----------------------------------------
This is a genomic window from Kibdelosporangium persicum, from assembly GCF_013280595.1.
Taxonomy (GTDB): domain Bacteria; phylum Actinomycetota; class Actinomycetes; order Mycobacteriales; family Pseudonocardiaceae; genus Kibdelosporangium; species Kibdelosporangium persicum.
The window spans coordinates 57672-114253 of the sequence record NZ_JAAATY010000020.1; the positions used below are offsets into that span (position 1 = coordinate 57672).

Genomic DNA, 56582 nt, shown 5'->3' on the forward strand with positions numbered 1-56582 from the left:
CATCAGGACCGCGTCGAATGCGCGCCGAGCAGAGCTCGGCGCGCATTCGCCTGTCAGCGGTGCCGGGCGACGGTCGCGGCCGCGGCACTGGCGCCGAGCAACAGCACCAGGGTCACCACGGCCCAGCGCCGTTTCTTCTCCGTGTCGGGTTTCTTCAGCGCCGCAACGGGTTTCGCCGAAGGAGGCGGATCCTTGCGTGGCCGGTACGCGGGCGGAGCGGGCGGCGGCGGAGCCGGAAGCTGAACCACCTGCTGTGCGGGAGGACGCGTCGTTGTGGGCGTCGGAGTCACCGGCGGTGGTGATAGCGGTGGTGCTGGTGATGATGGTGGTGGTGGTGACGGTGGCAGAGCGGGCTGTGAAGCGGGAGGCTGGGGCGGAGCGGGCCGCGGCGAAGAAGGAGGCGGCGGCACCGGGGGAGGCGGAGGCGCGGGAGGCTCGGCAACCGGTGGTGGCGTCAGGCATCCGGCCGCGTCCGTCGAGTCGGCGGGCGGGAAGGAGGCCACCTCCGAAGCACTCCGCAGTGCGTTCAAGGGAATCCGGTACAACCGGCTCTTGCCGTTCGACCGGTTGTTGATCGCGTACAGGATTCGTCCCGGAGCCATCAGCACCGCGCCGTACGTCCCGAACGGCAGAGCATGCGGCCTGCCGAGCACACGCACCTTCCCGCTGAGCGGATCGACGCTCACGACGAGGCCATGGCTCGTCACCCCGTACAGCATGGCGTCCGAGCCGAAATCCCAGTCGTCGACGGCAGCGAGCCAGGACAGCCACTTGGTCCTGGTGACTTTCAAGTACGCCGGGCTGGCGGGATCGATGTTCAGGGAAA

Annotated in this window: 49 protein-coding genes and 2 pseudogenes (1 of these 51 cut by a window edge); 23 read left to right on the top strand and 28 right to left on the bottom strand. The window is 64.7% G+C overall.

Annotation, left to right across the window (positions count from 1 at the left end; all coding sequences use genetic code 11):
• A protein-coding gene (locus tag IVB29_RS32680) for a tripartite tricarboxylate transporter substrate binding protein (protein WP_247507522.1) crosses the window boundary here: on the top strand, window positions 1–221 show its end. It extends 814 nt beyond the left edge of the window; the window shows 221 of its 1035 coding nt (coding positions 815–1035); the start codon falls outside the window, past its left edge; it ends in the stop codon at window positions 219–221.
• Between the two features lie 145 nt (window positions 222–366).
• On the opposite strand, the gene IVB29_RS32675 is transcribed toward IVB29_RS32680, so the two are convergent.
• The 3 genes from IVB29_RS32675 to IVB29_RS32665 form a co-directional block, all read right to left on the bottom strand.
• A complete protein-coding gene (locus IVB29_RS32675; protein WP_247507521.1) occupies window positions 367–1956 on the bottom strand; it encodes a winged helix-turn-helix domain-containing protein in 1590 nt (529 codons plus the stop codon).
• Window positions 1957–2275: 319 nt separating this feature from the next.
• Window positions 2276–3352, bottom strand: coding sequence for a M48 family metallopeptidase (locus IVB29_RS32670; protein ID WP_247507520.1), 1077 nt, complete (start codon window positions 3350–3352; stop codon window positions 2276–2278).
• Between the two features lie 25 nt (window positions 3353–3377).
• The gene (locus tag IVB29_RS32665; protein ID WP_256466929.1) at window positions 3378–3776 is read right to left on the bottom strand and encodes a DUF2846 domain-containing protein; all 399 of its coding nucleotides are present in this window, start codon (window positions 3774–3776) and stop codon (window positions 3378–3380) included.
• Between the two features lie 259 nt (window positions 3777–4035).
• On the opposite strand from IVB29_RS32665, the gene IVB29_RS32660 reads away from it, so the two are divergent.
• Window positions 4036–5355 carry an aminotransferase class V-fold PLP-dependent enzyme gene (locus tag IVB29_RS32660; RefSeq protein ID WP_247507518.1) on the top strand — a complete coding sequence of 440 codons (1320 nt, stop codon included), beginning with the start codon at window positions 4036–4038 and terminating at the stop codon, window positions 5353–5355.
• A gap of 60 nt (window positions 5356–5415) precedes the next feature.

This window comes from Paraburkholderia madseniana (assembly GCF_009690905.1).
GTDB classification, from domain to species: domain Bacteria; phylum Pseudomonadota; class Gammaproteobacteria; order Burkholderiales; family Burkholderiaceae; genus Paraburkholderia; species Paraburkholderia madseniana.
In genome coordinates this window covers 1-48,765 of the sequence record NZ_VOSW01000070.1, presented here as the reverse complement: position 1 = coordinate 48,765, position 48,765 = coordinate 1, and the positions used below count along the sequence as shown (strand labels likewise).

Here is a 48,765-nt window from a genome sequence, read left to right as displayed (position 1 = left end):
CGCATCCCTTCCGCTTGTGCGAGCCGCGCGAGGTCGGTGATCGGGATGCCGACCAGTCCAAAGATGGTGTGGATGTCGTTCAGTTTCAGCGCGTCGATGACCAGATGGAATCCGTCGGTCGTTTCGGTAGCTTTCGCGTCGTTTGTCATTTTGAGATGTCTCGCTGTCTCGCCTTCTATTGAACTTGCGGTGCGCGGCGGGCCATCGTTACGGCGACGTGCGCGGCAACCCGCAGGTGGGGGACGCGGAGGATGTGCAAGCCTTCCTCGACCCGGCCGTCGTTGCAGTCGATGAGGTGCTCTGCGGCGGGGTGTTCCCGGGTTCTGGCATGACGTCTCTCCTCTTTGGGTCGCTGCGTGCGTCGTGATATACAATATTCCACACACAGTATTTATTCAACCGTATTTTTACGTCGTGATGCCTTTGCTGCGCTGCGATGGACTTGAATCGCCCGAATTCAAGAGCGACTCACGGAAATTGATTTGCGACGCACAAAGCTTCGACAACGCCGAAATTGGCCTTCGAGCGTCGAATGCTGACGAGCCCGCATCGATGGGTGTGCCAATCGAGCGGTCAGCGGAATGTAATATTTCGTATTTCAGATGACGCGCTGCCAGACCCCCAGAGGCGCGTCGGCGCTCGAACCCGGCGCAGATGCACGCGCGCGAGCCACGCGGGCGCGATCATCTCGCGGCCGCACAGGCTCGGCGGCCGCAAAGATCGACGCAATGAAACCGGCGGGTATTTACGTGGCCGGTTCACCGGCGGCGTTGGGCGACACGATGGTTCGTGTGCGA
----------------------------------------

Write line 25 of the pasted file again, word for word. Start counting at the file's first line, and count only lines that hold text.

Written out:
CGCATCCCTTCCGCTTGTGCGAGCCGCGCGAGGTCGGTGATCGGGATGCCGACCAGTCCAAAGATGGTGTGGATGTCGTTCAGTTTCAGCGCGTCGATGACCAGATGGAATCCGTCGGTCGTTTCGGTAGCTTTCGCGTCGTTTGTCATTTTGAGATGTCTCGCTGTCTCGCCTTCTATTGAACTTGCGGTGCGCGGCGGGCCATCGTTACGGCGACGTGCGCGGCAACCCGCAGGTGGGGGACGCGGAGGATGTGCAAGCCTTCCTCGACCCGGCCGTCGTTGCAGTCGATGAGGTGCTCTGCGGCGGGGTGTTCCCGGGTTCTGGCATGACGTCTCTCCTCTTTGGGTCGCTGCGTGCGTCGTGATATACAATATTCCACACACAGTATTTATTCAACCGTATTTTTACGTCGTGATGCCTTTGCTGCGCTGCGATGGACTTGAATCGCCCGAATTCAAGAGCGACTCACGGAAATTGATTTGCGACGCACAAAGCTTCGACAACGCCGAAATTGGCCTTCGAGCGTCGAATGCTGACGAGCCCGCATCGATGGGTGTGCCAATCGAGCGGTCAGCGGAATGTAATATTTCGTATTTCAGATGACGCGCTGCCAGACCCCCAGAGGCGCGTCGGCGCTCGAACCCGGCGCAGATGCACGCGCGCGAGCCACGCGGGCGCGATCATCTCGCGGCCGCACAGGCTCGGCGGCCGCAAAGATCGACGCAATGAAACCGGCGGGTATTTACGTGGCCGGTTCACCGGCGGCGTTGGGCGACACGATGGTTCGTGTGCGA